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The 5 Main Muscles of Movement.

Anatomy in detail:


A sketch of a human figure showing the external muscles. Front view. The rectus abdominis muscles are highlighted, extending up the front of the abdomen from pubic symphysis to costal cartilages of the ribs. Like two parallel stacks of panels of muscle, separated by horizontal strips of connective tissue. The linea alba is also labelled, a strip of connective tissue on the body's midline lying between the rectus abdominis muscles.

The left and right rectus abdominis muscles lie parallel to each other, extending from pelvis to chest at front of the abdomen.

rectus straight

abdominis abdomen

rectus abdominis keeping it simple

Proximal Attachments Of The Rectus Abdominis.

  • Costal cartilages of the 5th, 6th and 7th ribs (on the medial inferior costal margins).
  • Posterior aspect of xiphoid process of the sternum.
Two images of the rectus abdominis muscles and their attachment sites. Front and back view. Showing the pelvic bones with the pubic symphysis midline at the front from where the rectus abdominis and linea alba originate. The upper attachments of the rectus abdominis are to the outside of the costal cartilage of ribs 5, 6 and 7 so these attachments are covered by muscle on the front view. The costal cartilage and xiphoid process of the sternum are visible on the back view.

Distal Attachment Of The Rectus Abdominis.

  • Pubic symphysis and pubic crest of the pelvis. Home of the clitoris/suspensory ligament of penis.

Sections Of The Rectus Abdominis Muscles.

The rectus abdominis consist of several “panels” of muscle between strips of connective tissue known as tendinous intersections.

These sections are what give the rectus abdominis the “6-pack” look, but the number of panels can vary between individuals e.g. 4, 8, and 10 packs can occur.

Front view of the muscles and connective tissue of the abdomen. On the right side the most external layer of connective tissue, the aponeurosis of the external occipital oblique, has been removed to show the rectus abdominis muscle made up panels of muscle. The left side   shows the aponeurosis of the external occipital oblique, with a window cut through to expose the rectus abdominis. Another window is cut through the rectus abdominis to show the deeper aponeurosis. The rectus abdominis muscles running between these aponeuroses in the rectus sheath.

The Rectus Sheaths.

Each rectus abdominis lies within its rectus sheath, a 'tunnel' made from the aponeuroses of the lateral abdominal muscles (the external abdominal oblique, internal abdominal oblique and transversus abdominis) before they merge with the linea alba at the front of the abdomen.

linea alba

The rectus abdominis muscles are the key to feeling the relative positioning of the linea alba, our primary guide for alignment.

Cross section view showing the rectus sheaths containing the rectus abdominis muscles. The rectus sheaths are formed from the aponeuroses of the lateral abdominal muscles on their way to meeting midline to form the linea alba at the front of the abdomen. The rectus abdominis muscles threading through the sheath, like a ribbon in a tunnel.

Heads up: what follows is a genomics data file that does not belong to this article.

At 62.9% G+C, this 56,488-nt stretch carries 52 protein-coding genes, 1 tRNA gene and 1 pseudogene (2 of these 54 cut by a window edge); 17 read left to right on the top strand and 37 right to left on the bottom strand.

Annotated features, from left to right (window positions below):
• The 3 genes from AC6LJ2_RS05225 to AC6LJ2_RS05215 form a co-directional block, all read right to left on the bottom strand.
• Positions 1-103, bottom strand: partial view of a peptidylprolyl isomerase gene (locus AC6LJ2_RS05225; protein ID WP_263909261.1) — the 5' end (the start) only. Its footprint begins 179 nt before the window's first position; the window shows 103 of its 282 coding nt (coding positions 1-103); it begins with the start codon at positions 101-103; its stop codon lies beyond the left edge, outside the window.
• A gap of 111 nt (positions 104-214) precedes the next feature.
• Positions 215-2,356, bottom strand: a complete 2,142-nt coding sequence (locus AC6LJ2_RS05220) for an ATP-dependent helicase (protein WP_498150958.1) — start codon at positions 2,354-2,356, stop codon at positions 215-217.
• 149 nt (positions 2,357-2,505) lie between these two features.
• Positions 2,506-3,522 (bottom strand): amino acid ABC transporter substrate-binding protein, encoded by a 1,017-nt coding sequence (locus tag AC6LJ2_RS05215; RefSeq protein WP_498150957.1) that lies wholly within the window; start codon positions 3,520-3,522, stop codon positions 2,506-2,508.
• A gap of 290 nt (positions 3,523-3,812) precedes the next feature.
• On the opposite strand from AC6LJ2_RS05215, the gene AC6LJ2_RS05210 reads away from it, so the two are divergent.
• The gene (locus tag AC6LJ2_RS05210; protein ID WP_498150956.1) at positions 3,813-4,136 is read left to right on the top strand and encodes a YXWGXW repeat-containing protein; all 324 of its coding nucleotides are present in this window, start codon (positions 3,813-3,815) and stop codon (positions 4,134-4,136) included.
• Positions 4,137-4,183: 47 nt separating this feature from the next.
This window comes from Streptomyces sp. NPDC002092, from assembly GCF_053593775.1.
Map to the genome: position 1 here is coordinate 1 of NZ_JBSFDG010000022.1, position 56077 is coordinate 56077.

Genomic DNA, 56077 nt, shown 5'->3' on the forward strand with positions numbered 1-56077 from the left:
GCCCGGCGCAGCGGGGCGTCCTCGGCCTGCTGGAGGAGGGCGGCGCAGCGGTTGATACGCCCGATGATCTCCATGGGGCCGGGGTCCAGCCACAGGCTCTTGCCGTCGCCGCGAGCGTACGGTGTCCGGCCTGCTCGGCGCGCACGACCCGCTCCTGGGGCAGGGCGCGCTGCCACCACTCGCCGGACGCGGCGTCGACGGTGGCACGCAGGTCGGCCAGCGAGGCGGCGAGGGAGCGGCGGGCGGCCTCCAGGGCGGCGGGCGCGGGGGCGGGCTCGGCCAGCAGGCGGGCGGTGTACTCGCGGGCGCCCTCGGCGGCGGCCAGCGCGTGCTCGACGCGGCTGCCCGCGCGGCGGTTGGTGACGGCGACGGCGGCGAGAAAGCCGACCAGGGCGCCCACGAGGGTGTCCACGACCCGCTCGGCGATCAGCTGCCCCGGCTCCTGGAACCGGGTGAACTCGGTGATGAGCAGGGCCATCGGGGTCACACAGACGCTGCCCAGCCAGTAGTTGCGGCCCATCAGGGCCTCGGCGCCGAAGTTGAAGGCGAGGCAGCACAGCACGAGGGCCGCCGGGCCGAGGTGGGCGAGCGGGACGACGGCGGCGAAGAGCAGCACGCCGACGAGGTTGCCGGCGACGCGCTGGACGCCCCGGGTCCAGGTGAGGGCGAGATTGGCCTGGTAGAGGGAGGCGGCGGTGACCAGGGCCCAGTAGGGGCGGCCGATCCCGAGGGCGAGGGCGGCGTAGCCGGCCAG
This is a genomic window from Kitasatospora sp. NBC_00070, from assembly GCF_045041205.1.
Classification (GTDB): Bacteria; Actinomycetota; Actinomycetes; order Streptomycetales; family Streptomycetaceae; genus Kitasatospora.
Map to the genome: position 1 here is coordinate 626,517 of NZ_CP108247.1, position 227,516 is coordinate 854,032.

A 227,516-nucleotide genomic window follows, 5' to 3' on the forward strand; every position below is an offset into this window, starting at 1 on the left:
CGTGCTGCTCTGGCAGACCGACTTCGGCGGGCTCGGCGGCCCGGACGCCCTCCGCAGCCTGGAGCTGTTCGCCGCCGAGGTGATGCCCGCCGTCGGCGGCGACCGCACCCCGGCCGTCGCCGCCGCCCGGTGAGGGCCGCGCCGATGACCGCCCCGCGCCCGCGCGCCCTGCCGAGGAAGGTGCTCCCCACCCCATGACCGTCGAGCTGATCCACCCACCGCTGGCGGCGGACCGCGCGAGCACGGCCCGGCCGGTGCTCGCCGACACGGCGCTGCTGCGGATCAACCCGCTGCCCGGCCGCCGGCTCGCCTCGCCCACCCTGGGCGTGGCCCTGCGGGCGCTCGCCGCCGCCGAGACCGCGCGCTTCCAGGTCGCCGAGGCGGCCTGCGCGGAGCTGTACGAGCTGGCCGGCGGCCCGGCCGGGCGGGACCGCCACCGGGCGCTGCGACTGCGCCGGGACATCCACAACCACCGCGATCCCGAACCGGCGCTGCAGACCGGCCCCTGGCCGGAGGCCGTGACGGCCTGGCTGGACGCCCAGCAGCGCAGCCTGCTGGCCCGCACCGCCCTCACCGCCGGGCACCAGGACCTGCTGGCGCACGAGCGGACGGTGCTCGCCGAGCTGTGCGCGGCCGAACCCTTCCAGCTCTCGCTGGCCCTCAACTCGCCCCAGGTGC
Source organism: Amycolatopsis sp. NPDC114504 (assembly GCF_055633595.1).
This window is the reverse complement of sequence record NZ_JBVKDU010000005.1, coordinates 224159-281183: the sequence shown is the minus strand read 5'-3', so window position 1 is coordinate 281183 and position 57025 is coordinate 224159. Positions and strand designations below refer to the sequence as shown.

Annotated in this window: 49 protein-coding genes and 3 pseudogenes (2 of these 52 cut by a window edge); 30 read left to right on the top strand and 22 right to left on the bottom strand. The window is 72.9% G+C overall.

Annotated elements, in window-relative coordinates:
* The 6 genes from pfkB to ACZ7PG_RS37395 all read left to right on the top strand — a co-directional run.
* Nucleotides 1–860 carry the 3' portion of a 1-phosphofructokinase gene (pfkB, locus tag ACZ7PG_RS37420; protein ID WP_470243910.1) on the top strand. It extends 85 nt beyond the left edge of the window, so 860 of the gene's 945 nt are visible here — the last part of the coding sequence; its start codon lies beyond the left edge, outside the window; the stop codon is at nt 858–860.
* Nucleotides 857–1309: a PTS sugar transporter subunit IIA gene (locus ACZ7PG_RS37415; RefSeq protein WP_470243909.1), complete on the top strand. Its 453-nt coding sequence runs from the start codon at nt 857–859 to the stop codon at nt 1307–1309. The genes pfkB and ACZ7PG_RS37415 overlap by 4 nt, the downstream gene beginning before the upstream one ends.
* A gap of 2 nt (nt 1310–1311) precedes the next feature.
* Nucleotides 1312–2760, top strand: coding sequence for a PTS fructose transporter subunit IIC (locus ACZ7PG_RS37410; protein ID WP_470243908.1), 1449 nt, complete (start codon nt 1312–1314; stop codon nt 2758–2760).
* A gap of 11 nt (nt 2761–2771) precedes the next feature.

Cross-section of the anterior abdominal wall.

Rectus Abdominis - Your Base-Line's Central Line.

The rectus abdominis muscles are part of the body's Base-Line, along with the pelvic floor.

Base-Line muscles

human figure from two angles showing the baseline muscles. The pelvic floor, like a basket of muscles. A crescent-shape on midline.  The rectus abdominis muscles at the front of the abdomen. The rectus abdominis muscles are the body's central line from pelvis to chest. The body's core pillar of strength to support the movement of the rest of the body when fully activated and elongated.

The rectus abdominis muscles should be 'long and strong', activated and extended to support movement of the rest of the body. When the rectus abdominis are used properly they allow us to stand upright without stress on the spine.

More Information On The Rectus Abdominis:

Narayanan VK, Peter S, Nair AJ. The rectus abdominis muscle in males and females of Keralaa cadaveric study 2017. source

"It has a tendinous origin and a muscular insertion.

It arises by two tendinous heads: Medial head arises from the anterior surface of the pubic symphysis and the lateral head arises from the lateral part of the pubic crest and the pubic tubercle.... The origin was seen to be tendinous and narrow and remained tendinous up to 3 cm from its origin. Pyramidalis muscle when present was seen overlapping this part of rectus abdominis.

The muscle is inserted on the anterior thoracic wall by four fleshy slips that are attached in a horizontal manner to the lower part of the anterior thoracic wall - along a horizontal line passing laterally from the xiphoid process and cutting in that order, the 7th, 6th and 5th costal cartilages.

The paired recti muscles are separated in the median plane by the linea alba.

The muscle is three times as wide superiorly as inferiorly. It is broad and thin superiorly and narrow and thick inferiorly.

An increase in length of 1 to 2 cm in the left rectus abdominis was seen in all the 20 cadavers, which was a striking feature

The rectus abdominis is enclosed in the rectus sheath, which is formed by the aponeuroses of the anterolateral muscles of the anterior abdominal wall.

The muscle usually presents tendinous intersections along its length. ... The absence of tendinous intersections in the foetal specimens could imply that they fully develop after birth, probably after the child becomes ambulant."

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